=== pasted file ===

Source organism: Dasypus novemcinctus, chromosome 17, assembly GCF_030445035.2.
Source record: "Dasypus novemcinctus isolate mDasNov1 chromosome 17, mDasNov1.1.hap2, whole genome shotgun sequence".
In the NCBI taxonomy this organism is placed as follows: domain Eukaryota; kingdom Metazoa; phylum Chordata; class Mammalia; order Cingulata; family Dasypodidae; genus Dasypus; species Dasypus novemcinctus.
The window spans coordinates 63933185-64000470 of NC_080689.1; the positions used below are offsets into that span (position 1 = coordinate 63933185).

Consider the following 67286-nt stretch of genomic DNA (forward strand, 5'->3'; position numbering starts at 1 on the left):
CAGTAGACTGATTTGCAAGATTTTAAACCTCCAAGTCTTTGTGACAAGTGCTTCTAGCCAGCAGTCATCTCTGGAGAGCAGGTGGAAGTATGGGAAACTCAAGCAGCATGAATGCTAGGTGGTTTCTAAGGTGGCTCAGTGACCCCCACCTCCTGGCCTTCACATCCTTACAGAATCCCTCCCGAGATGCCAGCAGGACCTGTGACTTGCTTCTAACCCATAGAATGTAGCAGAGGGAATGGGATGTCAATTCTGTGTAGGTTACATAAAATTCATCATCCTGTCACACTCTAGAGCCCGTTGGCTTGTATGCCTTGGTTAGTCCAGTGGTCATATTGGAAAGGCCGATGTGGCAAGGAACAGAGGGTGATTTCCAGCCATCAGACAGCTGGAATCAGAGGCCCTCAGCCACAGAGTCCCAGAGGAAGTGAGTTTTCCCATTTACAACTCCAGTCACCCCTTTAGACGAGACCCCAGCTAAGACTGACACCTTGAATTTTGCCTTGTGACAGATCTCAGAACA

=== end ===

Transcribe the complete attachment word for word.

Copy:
Source organism: Dasypus novemcinctus, chromosome 17, assembly GCF_030445035.2.
Source record: "Dasypus novemcinctus isolate mDasNov1 chromosome 17, mDasNov1.1.hap2, whole genome shotgun sequence".
In the NCBI taxonomy this organism is placed as follows: domain Eukaryota; kingdom Metazoa; phylum Chordata; class Mammalia; order Cingulata; family Dasypodidae; genus Dasypus; species Dasypus novemcinctus.
The window spans coordinates 63933185-64000470 of NC_080689.1; the positions used below are offsets into that span (position 1 = coordinate 63933185).

Consider the following 67286-nt stretch of genomic DNA (forward strand, 5'->3'; position numbering starts at 1 on the left):
CAGTAGACTGATTTGCAAGATTTTAAACCTCCAAGTCTTTGTGACAAGTGCTTCTAGCCAGCAGTCATCTCTGGAGAGCAGGTGGAAGTATGGGAAACTCAAGCAGCATGAATGCTAGGTGGTTTCTAAGGTGGCTCAGTGACCCCCACCTCCTGGCCTTCACATCCTTACAGAATCCCTCCCGAGATGCCAGCAGGACCTGTGACTTGCTTCTAACCCATAGAATGTAGCAGAGGGAATGGGATGTCAATTCTGTGTAGGTTACATAAAATTCATCATCCTGTCACACTCTAGAGCCCGTTGGCTTGTATGCCTTGGTTAGTCCAGTGGTCATATTGGAAAGGCCGATGTGGCAAGGAACAGAGGGTGATTTCCAGCCATCAGACAGCTGGAATCAGAGGCCCTCAGCCACAGAGTCCCAGAGGAAGTGAGTTTTCCCATTTACAACTCCAGTCACCCCTTTAGACGAGACCCCAGCTAAGACTGACACCTTGAATTTTGCCTTGTGACAGATCTCAGAACA